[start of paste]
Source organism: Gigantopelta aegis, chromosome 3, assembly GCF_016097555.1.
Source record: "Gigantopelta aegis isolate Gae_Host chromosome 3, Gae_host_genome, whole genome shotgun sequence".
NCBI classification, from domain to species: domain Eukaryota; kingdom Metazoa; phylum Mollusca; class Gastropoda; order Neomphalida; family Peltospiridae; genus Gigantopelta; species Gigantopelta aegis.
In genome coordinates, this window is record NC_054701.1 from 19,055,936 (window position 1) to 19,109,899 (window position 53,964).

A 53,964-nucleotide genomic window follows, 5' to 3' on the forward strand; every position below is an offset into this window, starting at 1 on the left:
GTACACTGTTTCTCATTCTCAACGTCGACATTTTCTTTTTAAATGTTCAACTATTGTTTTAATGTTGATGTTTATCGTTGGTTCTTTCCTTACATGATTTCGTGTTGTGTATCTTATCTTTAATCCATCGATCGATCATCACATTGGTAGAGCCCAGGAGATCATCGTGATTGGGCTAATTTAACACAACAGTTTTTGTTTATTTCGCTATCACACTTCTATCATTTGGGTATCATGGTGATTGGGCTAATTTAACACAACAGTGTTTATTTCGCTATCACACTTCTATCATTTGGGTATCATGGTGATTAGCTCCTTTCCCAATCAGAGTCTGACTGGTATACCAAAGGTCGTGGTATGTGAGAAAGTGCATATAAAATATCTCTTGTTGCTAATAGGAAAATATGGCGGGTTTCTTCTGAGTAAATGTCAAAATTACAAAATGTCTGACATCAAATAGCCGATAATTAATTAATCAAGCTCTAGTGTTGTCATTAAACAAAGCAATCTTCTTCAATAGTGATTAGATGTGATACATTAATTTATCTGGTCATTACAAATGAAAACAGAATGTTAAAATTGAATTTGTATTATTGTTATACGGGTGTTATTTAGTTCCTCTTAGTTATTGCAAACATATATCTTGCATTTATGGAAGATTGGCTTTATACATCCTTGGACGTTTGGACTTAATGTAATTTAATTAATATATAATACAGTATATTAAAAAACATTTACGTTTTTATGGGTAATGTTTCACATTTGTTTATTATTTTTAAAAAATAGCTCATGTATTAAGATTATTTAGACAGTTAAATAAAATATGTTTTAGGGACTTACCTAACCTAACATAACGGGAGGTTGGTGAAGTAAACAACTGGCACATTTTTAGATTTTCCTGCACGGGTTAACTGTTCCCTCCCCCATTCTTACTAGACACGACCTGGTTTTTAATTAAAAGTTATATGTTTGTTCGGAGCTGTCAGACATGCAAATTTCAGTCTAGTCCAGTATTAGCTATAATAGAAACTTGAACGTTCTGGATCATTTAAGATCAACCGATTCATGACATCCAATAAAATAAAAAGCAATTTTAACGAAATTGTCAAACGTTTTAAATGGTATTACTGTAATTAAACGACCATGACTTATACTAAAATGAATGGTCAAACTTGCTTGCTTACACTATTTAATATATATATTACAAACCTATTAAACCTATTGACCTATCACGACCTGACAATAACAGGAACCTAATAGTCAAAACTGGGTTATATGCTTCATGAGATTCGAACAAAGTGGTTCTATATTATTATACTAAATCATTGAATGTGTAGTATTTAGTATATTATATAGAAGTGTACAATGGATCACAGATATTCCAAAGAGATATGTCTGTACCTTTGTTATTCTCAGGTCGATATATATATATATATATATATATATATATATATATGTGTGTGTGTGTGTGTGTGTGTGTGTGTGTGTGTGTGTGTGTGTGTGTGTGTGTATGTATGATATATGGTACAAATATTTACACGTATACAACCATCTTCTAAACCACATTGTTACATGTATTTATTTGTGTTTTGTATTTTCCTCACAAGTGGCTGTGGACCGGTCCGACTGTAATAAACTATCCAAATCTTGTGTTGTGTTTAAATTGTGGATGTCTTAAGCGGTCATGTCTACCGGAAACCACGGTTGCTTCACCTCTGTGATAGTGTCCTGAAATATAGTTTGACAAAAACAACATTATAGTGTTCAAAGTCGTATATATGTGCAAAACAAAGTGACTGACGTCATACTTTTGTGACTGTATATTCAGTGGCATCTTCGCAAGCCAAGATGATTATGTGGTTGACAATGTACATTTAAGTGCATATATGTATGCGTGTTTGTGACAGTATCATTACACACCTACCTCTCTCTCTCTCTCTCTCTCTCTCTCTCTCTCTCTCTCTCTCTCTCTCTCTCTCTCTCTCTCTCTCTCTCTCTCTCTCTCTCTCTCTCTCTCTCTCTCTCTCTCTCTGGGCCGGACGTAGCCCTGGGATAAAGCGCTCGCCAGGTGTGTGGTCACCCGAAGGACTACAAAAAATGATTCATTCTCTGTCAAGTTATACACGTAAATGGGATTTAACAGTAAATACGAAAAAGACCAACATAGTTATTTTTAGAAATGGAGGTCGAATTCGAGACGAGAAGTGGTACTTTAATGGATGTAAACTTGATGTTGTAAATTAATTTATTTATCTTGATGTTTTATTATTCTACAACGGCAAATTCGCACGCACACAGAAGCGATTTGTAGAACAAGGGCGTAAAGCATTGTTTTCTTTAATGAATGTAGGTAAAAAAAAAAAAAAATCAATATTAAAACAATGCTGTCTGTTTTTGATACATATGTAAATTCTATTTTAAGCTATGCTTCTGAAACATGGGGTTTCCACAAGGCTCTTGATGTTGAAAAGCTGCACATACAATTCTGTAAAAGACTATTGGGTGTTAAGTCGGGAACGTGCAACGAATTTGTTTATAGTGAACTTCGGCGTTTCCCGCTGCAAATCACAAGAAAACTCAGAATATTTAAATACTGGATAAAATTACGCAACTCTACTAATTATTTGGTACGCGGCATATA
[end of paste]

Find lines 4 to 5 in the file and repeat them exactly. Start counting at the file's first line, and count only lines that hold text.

In genome coordinates, this window is record NC_054701.1 from 19,055,936 (window position 1) to 19,109,899 (window position 53,964).

A 53,964-nucleotide genomic window follows, 5' to 3' on the forward strand; every position below is an offset into this window, starting at 1 on the left: